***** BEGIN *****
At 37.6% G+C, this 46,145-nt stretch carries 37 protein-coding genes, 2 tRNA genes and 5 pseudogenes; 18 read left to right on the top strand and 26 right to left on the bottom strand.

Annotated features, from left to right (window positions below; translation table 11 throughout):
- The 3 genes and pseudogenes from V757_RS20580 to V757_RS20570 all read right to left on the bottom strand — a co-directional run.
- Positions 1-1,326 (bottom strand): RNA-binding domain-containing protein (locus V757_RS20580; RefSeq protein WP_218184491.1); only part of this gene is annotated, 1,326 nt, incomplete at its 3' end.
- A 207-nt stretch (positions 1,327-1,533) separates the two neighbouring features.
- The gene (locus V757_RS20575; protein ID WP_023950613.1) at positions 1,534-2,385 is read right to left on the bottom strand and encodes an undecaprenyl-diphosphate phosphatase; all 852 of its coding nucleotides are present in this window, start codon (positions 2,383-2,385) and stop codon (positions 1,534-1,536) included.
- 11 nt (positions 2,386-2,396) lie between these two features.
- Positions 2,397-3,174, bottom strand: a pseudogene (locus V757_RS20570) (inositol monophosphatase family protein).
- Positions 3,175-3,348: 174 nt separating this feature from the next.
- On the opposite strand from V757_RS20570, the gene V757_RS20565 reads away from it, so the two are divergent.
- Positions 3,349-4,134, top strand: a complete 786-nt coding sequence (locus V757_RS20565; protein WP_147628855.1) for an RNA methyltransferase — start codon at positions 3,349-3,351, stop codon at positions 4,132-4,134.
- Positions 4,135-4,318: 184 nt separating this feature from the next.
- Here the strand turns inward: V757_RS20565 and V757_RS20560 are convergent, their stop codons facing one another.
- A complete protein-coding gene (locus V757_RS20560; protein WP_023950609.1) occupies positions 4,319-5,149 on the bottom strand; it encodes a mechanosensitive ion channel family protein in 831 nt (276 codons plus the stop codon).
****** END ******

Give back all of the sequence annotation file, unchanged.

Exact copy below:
At 37.6% G+C, this 46,145-nt stretch carries 37 protein-coding genes, 2 tRNA genes and 5 pseudogenes; 18 read left to right on the top strand and 26 right to left on the bottom strand.

Annotated features, from left to right (window positions below; translation table 11 throughout):
- The 3 genes and pseudogenes from V757_RS20580 to V757_RS20570 all read right to left on the bottom strand — a co-directional run.
- Positions 1-1,326 (bottom strand): RNA-binding domain-containing protein (locus V757_RS20580; RefSeq protein WP_218184491.1); only part of this gene is annotated, 1,326 nt, incomplete at its 3' end.
- A 207-nt stretch (positions 1,327-1,533) separates the two neighbouring features.
- The gene (locus V757_RS20575; protein ID WP_023950613.1) at positions 1,534-2,385 is read right to left on the bottom strand and encodes an undecaprenyl-diphosphate phosphatase; all 852 of its coding nucleotides are present in this window, start codon (positions 2,383-2,385) and stop codon (positions 1,534-1,536) included.
- 11 nt (positions 2,386-2,396) lie between these two features.
- Positions 2,397-3,174, bottom strand: a pseudogene (locus V757_RS20570) (inositol monophosphatase family protein).
- Positions 3,175-3,348: 174 nt separating this feature from the next.
- On the opposite strand from V757_RS20570, the gene V757_RS20565 reads away from it, so the two are divergent.
- Positions 3,349-4,134, top strand: a complete 786-nt coding sequence (locus V757_RS20565; protein WP_147628855.1) for an RNA methyltransferase — start codon at positions 3,349-3,351, stop codon at positions 4,132-4,134.
- Positions 4,135-4,318: 184 nt separating this feature from the next.
- Here the strand turns inward: V757_RS20565 and V757_RS20560 are convergent, their stop codons facing one another.
- A complete protein-coding gene (locus V757_RS20560; protein WP_023950609.1) occupies positions 4,319-5,149 on the bottom strand; it encodes a mechanosensitive ion channel family protein in 831 nt (276 codons plus the stop codon).